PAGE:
The FXX was conceived as an experimental prototype exclusively available to a limited group of Ferrari’s most discerning clients. Those selected to test the car demonstrated both a passion and loyalty to the brand, along with a willingness to experience something not yet ready for the general public. This exclusive club, formed by the test drivers, has been consistently supported by Ferrari through subsequent projects.
Beneath the bodywork derived from the FXX lay an enhanced version of the relatively new V-12 design. The car boasted a power rating of 789 horsepower peaking at an impressive 8,500 rpm, coupled with 506 foot-pounds of torque emerging at a comparatively modest 5,570 rpm. A new F1 gearbox transmitted power to the ground through a sophisticated traction control system, designed to manage an unprecedented power output.
Accelerating to 60 mph in 2.7 seconds, the car’s performance was still remarkable a decade later, especially considering its naturally aspirated engine. The braking system, featuring a revised brake-pad design and the Enzo’s Brembo carbon-fiber-reinforced silicon-carbide-ceramic-composite disc brakes, provided drama-free deceleration from the impressive top speed of 214 mph. With its body panels exposed, the FXX showcased advancements at least on par with Formula 1 cars of its era, if not more so due to the absence of FIA regulations restricting its design.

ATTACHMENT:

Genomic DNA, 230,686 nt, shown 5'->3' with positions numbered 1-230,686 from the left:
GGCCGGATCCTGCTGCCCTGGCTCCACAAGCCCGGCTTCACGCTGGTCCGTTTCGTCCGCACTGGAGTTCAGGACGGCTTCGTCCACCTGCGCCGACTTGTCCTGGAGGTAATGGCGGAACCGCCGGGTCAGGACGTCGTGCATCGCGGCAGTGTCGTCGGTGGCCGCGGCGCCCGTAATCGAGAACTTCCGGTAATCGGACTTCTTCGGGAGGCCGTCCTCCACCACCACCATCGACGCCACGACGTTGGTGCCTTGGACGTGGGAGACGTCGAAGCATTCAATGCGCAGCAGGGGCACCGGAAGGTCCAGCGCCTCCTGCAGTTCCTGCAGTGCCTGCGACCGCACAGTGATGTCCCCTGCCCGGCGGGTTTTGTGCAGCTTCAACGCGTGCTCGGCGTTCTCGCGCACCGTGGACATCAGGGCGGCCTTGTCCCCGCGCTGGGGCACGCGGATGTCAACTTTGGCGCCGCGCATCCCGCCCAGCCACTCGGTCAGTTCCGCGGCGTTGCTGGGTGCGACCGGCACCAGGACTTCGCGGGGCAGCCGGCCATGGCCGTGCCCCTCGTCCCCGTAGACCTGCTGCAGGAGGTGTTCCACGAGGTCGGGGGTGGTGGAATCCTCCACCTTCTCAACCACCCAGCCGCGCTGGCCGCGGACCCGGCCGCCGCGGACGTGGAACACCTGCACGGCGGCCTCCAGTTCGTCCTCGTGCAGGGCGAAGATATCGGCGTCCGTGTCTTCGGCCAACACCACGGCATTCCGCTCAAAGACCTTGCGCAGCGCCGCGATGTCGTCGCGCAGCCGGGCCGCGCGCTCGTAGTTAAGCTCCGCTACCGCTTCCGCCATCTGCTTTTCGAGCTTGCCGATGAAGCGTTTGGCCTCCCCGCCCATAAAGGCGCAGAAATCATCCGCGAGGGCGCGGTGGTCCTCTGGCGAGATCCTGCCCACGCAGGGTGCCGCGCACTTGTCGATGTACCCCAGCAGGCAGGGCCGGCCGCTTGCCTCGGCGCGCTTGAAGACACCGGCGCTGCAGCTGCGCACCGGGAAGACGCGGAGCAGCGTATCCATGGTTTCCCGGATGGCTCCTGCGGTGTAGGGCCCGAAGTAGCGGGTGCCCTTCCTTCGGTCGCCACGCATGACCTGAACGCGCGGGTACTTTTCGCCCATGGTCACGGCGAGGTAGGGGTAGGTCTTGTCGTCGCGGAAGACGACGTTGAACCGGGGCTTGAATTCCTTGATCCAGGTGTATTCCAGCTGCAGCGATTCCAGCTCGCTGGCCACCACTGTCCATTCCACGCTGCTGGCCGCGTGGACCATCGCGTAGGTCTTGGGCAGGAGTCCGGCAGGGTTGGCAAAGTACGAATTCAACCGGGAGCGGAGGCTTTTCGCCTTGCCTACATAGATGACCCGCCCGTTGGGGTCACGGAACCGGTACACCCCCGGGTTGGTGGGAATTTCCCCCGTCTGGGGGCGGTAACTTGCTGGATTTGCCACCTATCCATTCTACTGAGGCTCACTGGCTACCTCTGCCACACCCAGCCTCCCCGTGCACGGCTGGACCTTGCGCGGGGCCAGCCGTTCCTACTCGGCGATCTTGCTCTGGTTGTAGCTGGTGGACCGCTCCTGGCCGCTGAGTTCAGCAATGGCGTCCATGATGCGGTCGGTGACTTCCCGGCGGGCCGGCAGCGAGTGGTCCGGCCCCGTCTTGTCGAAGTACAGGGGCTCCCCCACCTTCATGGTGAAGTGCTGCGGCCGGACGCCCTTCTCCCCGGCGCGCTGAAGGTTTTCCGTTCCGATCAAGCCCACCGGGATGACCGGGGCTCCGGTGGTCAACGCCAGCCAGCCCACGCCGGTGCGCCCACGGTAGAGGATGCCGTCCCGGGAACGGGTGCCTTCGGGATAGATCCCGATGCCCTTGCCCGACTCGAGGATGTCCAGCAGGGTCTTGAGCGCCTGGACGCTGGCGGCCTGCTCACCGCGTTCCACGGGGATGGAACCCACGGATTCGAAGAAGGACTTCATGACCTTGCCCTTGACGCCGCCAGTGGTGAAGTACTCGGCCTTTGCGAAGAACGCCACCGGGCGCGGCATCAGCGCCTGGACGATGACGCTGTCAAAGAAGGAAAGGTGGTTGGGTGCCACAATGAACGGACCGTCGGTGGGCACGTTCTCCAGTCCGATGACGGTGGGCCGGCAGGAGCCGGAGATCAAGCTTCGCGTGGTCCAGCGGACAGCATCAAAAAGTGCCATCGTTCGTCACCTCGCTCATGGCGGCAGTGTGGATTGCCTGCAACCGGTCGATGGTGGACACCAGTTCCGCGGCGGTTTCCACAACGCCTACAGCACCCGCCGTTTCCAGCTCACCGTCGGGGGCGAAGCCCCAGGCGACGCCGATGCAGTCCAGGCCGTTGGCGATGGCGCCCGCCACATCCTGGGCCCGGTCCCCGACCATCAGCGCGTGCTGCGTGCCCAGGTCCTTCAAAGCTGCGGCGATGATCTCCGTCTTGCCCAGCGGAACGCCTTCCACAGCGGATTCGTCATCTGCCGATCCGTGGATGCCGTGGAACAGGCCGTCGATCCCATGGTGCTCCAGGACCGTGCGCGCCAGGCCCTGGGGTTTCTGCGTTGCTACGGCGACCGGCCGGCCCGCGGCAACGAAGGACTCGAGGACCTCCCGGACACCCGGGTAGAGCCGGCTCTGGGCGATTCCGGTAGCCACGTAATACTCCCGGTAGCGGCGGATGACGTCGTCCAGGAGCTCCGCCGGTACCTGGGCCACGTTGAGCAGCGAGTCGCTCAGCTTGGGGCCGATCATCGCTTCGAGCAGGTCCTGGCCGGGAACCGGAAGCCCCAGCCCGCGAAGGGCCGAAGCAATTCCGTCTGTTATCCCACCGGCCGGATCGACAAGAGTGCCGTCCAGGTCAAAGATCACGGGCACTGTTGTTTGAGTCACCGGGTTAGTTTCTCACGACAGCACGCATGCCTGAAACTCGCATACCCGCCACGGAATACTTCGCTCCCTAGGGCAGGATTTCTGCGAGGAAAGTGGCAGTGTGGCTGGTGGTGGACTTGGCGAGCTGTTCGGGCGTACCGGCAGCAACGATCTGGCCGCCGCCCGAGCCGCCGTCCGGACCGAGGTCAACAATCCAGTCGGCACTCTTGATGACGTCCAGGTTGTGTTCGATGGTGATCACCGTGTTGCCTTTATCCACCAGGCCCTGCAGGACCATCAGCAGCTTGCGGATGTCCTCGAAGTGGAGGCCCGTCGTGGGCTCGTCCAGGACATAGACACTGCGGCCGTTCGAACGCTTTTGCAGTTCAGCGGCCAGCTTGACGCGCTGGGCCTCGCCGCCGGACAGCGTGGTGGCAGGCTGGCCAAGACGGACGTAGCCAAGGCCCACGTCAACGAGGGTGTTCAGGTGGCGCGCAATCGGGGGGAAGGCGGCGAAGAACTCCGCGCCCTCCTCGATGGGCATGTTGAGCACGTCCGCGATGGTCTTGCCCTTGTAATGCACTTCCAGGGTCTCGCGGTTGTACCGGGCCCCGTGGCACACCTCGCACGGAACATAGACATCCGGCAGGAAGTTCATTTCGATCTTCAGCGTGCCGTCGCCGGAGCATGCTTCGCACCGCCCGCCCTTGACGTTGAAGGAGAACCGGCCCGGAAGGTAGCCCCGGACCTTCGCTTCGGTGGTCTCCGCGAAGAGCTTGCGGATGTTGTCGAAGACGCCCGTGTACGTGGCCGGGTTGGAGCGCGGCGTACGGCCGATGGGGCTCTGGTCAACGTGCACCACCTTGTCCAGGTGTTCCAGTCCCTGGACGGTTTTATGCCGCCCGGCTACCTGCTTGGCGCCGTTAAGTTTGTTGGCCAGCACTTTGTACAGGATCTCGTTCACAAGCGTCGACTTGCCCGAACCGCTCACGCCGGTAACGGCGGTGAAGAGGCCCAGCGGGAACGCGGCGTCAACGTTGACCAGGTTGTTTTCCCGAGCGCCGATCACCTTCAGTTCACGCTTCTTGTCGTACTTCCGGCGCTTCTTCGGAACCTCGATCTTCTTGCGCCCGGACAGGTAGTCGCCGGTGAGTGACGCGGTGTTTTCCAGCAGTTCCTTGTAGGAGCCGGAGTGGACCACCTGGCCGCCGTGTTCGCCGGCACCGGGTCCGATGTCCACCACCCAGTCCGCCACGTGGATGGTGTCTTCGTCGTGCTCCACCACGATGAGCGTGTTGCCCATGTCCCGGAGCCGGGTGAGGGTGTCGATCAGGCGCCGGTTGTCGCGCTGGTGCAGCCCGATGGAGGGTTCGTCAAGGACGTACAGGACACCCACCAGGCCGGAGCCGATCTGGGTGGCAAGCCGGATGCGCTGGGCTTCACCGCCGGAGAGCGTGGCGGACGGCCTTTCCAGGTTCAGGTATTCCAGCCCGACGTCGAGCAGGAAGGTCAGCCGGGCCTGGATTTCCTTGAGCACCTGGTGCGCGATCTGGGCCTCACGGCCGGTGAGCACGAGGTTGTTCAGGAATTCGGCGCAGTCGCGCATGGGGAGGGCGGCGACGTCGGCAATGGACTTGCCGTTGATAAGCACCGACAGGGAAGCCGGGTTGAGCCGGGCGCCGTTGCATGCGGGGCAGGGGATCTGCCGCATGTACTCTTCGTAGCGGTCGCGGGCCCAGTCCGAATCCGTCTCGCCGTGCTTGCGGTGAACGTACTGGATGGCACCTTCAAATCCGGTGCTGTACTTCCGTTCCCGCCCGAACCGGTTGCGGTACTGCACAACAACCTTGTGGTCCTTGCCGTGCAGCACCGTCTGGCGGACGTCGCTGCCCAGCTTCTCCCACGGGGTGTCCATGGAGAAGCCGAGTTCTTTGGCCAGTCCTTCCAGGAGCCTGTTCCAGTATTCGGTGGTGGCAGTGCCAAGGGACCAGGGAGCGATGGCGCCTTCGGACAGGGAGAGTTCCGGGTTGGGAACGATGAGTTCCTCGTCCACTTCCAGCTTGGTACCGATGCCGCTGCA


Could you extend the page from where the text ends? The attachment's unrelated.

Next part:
Initially, only 29 cars were commissioned, but Ferrari presented a 30th to Michael Schumacher upon his retirement from Formula 1 in 2006. Additionally, a limited number of post-production units were made available to a select group of favored clientele.